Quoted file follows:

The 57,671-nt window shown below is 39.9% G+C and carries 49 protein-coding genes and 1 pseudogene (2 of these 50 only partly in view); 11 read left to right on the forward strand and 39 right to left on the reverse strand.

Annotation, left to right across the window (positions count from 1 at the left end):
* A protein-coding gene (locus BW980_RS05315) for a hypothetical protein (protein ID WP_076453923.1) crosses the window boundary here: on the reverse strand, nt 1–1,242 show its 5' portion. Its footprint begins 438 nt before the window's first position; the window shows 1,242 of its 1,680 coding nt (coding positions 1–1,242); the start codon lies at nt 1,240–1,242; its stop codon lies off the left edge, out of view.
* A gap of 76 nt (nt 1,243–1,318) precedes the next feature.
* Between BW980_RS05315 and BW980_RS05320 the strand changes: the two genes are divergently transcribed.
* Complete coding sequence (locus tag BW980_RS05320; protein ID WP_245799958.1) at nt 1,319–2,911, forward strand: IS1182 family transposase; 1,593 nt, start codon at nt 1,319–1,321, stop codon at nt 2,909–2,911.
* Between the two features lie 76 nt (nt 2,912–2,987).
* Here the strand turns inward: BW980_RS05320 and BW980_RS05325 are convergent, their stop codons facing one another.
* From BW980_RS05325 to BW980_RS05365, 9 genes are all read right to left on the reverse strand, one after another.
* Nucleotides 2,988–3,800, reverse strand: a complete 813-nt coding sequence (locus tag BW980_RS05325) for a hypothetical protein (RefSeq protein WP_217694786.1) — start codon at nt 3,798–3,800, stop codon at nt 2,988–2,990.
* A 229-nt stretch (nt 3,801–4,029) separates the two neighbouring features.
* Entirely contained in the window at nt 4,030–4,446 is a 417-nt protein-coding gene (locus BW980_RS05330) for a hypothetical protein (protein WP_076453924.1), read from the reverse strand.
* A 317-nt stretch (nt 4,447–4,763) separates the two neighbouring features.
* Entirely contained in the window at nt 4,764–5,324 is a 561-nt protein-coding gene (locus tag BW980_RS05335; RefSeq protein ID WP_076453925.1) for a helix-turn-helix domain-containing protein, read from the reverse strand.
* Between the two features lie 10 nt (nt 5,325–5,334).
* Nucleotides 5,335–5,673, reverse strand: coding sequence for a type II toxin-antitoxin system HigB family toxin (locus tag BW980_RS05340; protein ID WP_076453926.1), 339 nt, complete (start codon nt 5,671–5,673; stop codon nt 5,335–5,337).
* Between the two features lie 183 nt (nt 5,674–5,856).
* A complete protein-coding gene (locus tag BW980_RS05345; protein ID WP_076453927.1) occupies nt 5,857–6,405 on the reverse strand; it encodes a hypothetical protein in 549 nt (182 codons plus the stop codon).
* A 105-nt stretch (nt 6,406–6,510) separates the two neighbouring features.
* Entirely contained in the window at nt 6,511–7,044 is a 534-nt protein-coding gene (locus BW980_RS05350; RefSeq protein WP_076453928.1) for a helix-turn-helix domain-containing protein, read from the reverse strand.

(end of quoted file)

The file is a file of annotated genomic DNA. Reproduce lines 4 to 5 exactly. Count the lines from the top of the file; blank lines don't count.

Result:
* A gap of 76 nt (nt 1,243–1,318) precedes the next feature.
* Between BW980_RS05315 and BW980_RS05320 the strand changes: the two genes are divergently transcribed.